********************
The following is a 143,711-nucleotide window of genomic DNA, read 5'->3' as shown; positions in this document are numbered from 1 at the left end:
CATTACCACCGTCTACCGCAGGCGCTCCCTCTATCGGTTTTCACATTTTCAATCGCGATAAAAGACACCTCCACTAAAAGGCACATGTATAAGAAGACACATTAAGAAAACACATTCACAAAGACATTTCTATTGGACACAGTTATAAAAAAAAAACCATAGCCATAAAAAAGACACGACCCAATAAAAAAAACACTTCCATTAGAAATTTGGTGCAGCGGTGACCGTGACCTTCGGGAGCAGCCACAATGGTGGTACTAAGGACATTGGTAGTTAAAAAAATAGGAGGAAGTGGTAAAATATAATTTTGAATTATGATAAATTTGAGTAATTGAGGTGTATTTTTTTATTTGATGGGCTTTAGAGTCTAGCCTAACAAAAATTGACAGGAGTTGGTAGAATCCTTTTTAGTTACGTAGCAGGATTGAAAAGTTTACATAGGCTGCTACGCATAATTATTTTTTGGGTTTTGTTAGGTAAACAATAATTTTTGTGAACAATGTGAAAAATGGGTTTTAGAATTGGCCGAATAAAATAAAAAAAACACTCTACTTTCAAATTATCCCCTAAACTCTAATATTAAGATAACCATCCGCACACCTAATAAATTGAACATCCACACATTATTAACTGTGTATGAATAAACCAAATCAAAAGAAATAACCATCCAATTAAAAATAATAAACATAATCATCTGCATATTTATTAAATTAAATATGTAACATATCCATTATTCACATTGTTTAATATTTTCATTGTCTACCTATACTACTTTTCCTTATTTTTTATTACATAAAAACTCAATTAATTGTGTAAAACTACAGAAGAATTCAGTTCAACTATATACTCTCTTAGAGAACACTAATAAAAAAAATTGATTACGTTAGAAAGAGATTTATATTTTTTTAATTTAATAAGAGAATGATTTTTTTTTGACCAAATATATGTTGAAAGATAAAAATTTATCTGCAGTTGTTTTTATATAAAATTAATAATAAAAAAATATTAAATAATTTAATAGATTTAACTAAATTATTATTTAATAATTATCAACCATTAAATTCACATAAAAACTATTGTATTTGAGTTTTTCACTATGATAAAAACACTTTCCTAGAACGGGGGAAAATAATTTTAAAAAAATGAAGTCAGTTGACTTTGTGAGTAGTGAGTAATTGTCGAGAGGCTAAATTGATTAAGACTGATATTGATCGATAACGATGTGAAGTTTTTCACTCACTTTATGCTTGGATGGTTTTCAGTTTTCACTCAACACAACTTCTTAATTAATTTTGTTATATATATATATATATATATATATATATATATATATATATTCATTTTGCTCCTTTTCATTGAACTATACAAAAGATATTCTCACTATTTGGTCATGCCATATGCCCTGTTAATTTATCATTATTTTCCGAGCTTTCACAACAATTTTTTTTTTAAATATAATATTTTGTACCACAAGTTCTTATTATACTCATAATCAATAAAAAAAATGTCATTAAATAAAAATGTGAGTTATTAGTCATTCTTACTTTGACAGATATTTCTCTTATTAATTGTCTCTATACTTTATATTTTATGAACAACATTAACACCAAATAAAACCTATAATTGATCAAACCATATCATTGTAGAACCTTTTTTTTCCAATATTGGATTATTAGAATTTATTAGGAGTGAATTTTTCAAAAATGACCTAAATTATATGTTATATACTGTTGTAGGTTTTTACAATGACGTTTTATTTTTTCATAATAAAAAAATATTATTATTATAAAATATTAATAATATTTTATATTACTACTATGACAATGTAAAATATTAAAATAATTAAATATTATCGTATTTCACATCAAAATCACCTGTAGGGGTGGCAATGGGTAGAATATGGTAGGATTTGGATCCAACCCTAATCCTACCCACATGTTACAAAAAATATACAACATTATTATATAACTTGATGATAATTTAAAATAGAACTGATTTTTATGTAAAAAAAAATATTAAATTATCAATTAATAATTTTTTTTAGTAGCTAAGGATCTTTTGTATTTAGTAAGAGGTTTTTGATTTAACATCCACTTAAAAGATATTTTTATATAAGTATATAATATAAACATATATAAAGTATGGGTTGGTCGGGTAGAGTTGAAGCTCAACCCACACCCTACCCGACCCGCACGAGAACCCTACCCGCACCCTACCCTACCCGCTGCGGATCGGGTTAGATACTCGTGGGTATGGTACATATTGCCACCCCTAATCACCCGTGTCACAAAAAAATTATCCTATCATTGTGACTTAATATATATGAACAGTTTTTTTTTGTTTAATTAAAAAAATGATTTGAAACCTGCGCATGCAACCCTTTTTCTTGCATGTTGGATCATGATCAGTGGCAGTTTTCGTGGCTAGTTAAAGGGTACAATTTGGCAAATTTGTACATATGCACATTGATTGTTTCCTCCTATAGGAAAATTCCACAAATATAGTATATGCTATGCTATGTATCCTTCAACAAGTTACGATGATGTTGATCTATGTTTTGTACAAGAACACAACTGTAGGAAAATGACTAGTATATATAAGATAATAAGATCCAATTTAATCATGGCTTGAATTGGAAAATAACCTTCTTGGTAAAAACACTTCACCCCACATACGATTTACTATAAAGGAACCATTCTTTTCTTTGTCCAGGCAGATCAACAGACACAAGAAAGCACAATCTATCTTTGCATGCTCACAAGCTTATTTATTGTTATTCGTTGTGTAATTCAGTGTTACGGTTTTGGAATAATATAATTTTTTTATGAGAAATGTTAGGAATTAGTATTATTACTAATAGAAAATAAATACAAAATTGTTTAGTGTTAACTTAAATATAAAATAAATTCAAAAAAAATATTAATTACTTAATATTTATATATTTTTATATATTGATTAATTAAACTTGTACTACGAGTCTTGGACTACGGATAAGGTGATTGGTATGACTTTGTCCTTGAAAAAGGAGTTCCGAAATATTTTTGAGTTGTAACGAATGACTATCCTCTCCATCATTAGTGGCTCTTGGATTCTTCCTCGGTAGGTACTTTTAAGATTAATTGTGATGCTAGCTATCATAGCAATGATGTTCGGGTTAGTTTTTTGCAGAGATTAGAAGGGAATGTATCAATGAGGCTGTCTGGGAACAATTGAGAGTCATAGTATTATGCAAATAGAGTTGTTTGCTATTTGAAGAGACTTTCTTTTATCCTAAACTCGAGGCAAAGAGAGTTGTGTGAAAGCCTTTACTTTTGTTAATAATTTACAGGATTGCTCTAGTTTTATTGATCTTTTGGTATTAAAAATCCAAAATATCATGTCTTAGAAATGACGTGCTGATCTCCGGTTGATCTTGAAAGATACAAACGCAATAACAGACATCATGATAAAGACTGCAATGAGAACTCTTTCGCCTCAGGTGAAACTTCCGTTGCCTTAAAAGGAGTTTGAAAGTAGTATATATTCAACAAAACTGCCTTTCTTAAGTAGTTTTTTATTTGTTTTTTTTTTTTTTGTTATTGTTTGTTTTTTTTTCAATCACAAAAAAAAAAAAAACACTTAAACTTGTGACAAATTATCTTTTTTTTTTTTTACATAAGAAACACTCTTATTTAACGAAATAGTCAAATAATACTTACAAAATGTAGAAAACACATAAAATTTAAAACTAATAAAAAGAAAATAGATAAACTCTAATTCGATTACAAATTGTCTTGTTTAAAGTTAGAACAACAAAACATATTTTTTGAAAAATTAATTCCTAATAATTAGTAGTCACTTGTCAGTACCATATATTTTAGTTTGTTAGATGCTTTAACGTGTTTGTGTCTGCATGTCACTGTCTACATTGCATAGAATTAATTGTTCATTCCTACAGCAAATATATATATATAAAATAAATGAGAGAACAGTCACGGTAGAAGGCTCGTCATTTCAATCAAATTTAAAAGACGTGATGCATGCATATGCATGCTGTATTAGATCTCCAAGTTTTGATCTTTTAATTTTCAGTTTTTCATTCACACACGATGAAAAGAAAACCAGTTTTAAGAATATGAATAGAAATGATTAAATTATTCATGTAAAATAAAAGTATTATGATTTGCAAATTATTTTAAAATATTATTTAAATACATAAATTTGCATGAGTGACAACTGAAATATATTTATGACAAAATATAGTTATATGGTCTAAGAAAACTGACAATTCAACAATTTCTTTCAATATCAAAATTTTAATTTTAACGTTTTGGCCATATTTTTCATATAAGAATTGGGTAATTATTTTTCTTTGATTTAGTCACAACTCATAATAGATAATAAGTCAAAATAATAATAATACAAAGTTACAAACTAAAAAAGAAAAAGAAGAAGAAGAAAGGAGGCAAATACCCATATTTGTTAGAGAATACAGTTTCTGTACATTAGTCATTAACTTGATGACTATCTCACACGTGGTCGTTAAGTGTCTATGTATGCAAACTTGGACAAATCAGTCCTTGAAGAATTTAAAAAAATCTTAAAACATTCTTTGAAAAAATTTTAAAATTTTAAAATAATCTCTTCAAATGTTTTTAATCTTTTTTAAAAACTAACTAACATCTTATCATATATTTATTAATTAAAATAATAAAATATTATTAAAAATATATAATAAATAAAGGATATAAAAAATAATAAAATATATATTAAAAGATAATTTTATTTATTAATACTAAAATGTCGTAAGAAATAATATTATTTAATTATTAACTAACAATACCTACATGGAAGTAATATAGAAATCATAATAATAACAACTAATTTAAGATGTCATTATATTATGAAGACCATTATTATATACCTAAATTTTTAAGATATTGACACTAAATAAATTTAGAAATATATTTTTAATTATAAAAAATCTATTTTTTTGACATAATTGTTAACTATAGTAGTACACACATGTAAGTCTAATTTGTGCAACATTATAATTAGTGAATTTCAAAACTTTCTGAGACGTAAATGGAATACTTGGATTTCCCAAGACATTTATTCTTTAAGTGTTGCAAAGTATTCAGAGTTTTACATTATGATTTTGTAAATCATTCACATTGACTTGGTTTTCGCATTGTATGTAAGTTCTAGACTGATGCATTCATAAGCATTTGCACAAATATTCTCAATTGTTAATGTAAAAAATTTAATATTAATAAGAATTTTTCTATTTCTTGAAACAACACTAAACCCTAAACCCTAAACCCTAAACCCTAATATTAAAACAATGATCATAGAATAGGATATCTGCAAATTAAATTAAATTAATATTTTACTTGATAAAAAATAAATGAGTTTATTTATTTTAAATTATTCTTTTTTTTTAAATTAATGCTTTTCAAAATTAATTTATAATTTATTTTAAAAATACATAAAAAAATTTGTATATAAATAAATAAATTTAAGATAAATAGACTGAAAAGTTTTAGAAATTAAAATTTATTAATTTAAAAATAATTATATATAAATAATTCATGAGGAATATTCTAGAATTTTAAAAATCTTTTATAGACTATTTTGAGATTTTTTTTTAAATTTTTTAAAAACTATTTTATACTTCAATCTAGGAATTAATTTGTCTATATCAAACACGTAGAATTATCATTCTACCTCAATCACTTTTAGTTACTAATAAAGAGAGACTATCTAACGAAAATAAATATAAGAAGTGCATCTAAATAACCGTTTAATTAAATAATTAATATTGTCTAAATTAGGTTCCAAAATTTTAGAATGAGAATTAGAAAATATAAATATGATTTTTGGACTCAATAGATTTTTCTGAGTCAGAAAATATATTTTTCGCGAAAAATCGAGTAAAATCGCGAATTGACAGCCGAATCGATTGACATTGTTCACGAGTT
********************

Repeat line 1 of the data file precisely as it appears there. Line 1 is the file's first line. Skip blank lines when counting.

The following is a 143,711-nucleotide window of genomic DNA, read 5'->3' as shown; positions in this document are numbered from 1 at the left end: